Explainer: How Ireland are World Rugby’s number one team
Everyone should ignore this list until November 2nd, it’s ‘a label’, nothing more
Ireland are the top ranked team in the world ahead of the Rugby World Cup. Photograph: Billy Stickland/Inpho
Victories over Wales these past two weekends have propelled Ireland to number one in the World Rugby rankings.
“It’s a label,” shrugged Joe Schmidt. An unwanted one at that.
So, how did Ireland end up as the top ranked rugby side in the world, not least as it is just weeks after a hammering by England?
It is based on the ranking system operated by World Rugby, which is updated every Monday.
Each team has a ranking between 1 and 100 with the top-ranked side usually having a score of between 90 and 100.
As of this morning Ireland are ranked top on 89.47, ahead of New Zealand on 89.40 and England on 88.13.
The ranking system is based on a points exchange system which means that after each match the winner and loser exchange points.
The winning team gains the same number of points as the losing team surrenders.
It is worth noting this system makes no distinction between competitive matches such as during the Six Nations and friendly internationals, such as World Cup warm-up matches.
If this sounds ridiculous it is because, well, it is. But them’s the rules.
As World Rugby explains: “Points exchanges are doubled during the World Cup Finals to recognise the unique importance of this event, but all other full international matches are treated the same, to be as fair as possible to countries playing a different mix of friendly and competitive matches across the world.”
Chew on that logic.
The Nations Championship – which failed to get off the ground – would have gone a long way to addressing this imbalance.
The current scoring system, which validly ended New Zealand’s four-year reign at number one, also failed to promote the Rugby Championship winners South Africa or reward Wales’ Grand Slam success with a spot in the top three nations.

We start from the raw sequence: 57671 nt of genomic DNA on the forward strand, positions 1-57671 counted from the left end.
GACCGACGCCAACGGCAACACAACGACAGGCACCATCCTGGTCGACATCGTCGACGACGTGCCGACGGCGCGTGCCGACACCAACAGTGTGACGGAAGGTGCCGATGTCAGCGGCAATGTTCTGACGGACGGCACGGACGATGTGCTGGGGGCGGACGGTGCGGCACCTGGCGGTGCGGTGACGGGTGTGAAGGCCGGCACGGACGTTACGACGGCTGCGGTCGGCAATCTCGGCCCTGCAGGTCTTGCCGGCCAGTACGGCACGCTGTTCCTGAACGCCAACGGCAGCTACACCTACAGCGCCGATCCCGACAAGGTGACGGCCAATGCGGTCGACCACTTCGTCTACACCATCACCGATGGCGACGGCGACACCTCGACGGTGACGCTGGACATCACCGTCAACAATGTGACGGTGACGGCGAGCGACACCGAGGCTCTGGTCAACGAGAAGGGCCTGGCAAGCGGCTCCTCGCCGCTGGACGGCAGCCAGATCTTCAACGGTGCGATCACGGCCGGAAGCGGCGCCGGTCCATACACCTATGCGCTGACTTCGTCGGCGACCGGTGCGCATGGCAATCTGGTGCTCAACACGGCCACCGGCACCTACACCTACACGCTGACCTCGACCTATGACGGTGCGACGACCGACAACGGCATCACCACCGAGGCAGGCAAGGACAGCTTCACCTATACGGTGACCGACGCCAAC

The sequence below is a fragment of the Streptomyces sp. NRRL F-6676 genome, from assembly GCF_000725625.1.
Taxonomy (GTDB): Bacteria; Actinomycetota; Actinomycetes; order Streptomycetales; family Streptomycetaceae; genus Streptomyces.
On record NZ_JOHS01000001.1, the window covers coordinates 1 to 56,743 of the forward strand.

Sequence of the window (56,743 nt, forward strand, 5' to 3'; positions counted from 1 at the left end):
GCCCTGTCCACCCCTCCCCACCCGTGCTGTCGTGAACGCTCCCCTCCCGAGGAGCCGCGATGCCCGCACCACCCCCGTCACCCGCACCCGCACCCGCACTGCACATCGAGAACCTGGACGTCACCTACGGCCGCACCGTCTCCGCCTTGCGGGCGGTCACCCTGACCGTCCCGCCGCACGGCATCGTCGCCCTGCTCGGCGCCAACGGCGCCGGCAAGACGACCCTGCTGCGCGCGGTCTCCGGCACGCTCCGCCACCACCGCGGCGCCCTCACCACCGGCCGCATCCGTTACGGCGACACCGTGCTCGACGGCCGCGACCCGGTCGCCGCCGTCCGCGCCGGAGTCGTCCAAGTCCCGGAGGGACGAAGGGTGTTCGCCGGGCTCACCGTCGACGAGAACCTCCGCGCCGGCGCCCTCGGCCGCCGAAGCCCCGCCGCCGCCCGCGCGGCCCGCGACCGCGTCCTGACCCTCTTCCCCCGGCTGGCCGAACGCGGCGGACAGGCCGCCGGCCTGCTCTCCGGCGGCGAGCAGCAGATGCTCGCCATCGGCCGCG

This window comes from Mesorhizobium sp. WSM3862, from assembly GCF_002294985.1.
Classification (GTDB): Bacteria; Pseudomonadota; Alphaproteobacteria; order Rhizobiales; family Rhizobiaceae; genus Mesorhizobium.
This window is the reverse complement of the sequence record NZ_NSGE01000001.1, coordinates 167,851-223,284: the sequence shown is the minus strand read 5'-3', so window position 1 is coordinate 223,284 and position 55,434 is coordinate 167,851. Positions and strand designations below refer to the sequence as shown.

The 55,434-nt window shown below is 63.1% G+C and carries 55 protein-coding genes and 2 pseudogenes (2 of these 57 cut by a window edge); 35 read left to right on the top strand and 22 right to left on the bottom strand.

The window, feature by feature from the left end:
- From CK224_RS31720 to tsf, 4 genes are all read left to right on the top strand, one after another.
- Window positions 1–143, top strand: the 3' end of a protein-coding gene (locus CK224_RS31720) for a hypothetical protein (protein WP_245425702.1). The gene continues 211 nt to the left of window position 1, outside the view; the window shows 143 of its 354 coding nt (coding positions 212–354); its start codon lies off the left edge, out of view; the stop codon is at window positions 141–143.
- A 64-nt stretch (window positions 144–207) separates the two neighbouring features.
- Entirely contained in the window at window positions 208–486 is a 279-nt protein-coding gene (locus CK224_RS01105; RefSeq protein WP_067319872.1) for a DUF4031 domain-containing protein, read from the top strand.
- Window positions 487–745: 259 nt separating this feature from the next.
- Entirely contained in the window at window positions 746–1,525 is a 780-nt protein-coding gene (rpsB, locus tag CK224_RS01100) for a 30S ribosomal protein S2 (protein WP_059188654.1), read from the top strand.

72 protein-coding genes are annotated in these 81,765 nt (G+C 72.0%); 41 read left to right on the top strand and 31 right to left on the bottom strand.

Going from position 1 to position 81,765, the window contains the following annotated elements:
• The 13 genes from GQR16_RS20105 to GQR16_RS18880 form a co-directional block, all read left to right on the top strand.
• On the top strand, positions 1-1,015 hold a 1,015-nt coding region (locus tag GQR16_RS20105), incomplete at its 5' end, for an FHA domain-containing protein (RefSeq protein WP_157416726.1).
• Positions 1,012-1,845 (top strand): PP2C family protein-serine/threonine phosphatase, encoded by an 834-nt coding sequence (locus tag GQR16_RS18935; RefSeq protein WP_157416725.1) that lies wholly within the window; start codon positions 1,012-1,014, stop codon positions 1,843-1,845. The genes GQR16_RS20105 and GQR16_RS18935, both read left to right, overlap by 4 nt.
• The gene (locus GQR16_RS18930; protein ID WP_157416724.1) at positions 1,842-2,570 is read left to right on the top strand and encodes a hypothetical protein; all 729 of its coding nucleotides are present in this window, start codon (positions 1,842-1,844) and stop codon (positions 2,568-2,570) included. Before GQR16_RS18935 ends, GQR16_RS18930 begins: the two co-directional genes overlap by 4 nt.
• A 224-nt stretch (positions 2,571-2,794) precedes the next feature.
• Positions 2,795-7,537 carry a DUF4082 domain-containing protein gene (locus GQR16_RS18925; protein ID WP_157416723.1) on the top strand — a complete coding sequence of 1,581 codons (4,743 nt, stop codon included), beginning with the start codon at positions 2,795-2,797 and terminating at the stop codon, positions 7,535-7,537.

There is a mention about the “relative strength of each team” being factored into the scoring but this enters very murky waters.
So, despite its weaknesses, how does the “points exchange” system work?
“For each match there are only five possible outcomes that can affect points exchanges,” World Rugby explains.
“Either side winning by more than 15 points, either side winning by up to 15 points, or a draw.”
Home ground advantage is dealt with by “handicapping” the home side. Their ranking is given three additional points for the purpose of comparing the relative strength of the two sides.
According to World Rugby, the impact of this is to dilute home advantage as a home team will tend to pick up fewer points for winning and give away more points for losing.
The system is also designed to give a higher rating to recent results, which means the impact of past results fades over time.
The upshot is that Ireland, despite 2019 being roundly viewed as a poor year to date, top the pile on the eve of the Rugby World Cup.
This reveals a needless flaw in the ranking system rather than Schmidt’s team earning the title of number one.
“We all know who are favourites for the World Cup and it’s not us,” said the 53-year-old Kiwi.
The All Blacks are 5/4 to win the World Cup with England 4/1 and South Africa 9/2 followed by Ireland 8/1 and Wales 9/1.
The pool stages of the tournament will see further fluctuations in the rankings but really everyone should ignore this list until November 2nd.
The result in the Rugby World Cup Final that night in Yokohama is the only true indication of which rugby nation is the greatest on Earth.